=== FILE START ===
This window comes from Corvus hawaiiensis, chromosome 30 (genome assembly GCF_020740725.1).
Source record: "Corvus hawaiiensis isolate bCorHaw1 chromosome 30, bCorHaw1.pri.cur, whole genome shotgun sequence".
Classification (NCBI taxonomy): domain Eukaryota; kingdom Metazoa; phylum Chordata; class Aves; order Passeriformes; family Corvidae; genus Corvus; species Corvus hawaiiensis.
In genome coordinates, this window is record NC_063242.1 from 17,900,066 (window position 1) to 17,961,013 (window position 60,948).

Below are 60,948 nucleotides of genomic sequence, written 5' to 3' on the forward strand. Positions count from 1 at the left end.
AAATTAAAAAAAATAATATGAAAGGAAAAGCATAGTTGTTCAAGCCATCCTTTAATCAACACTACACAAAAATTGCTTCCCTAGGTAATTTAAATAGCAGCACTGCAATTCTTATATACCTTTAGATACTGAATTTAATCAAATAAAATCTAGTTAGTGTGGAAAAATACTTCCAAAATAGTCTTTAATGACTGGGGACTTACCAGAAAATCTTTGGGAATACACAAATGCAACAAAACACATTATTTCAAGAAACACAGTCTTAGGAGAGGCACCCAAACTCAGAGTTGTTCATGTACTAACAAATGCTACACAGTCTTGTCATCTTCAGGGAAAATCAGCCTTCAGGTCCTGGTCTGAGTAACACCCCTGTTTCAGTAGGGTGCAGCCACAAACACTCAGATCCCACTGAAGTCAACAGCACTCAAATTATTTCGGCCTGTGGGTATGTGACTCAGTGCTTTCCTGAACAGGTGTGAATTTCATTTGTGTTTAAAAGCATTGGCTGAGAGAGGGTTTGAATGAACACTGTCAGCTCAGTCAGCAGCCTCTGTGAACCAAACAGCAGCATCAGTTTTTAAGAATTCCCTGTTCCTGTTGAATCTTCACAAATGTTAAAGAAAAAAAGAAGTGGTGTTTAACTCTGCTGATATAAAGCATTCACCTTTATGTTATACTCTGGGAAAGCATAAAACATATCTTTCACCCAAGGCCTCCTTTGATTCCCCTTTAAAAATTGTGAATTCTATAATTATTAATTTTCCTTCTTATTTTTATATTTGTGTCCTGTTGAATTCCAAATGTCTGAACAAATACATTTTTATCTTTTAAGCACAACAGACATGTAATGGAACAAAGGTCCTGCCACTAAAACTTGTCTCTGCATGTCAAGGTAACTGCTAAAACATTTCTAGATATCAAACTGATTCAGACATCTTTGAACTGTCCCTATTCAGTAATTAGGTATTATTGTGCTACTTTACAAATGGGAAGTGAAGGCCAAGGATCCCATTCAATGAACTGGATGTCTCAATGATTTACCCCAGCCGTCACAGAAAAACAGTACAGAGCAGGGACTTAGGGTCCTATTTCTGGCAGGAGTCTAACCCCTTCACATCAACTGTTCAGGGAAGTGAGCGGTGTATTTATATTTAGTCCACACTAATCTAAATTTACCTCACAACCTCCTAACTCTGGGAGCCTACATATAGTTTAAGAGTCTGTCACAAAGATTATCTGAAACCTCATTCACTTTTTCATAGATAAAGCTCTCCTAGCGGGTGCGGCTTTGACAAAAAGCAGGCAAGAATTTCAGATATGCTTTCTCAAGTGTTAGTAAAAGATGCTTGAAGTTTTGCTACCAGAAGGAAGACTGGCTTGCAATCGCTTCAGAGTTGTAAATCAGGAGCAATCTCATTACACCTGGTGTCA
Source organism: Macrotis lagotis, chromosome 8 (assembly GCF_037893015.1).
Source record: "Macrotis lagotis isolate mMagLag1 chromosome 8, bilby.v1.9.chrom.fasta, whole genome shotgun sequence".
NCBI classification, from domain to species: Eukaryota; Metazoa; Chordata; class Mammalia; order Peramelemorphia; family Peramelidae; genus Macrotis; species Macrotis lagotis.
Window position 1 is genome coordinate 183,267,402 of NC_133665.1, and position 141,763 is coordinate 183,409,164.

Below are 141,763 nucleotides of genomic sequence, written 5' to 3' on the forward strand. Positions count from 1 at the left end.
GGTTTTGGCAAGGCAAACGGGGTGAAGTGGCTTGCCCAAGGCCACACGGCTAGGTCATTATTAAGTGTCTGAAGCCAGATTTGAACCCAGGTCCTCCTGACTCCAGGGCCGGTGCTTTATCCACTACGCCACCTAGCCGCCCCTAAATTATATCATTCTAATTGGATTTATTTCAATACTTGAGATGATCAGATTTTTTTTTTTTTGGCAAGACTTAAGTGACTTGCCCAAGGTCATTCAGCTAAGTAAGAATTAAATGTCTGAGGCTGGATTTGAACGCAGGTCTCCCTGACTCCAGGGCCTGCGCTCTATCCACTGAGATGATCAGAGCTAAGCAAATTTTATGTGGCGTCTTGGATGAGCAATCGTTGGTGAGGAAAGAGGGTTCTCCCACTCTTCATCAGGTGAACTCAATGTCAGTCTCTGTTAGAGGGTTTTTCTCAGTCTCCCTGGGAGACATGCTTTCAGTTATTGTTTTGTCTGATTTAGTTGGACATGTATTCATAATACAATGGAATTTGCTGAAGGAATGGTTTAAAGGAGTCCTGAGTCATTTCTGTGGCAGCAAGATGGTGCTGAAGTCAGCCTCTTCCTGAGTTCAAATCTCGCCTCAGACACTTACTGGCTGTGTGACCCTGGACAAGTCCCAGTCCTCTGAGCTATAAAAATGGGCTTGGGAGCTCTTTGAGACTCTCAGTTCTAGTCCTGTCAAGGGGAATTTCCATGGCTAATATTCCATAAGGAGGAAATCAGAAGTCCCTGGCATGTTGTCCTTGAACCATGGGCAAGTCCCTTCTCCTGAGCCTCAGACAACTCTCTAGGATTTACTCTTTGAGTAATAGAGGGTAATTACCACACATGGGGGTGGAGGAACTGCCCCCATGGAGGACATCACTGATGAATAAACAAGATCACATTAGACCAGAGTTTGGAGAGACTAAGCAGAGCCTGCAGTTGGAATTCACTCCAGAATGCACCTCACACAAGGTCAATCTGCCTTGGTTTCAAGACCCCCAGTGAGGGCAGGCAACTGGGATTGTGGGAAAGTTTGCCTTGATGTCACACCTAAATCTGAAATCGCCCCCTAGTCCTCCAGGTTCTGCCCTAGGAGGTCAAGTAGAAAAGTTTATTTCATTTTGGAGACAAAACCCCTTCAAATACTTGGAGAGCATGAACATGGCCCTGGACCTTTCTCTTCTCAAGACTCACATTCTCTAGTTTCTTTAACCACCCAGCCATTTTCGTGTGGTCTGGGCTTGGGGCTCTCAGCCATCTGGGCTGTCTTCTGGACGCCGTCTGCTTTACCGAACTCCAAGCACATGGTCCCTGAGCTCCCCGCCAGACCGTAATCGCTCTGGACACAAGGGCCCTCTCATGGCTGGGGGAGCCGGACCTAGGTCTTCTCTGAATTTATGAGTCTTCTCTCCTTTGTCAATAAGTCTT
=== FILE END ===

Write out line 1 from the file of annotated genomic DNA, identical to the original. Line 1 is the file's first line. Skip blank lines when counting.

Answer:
This window comes from Corvus hawaiiensis, chromosome 30 (genome assembly GCF_020740725.1).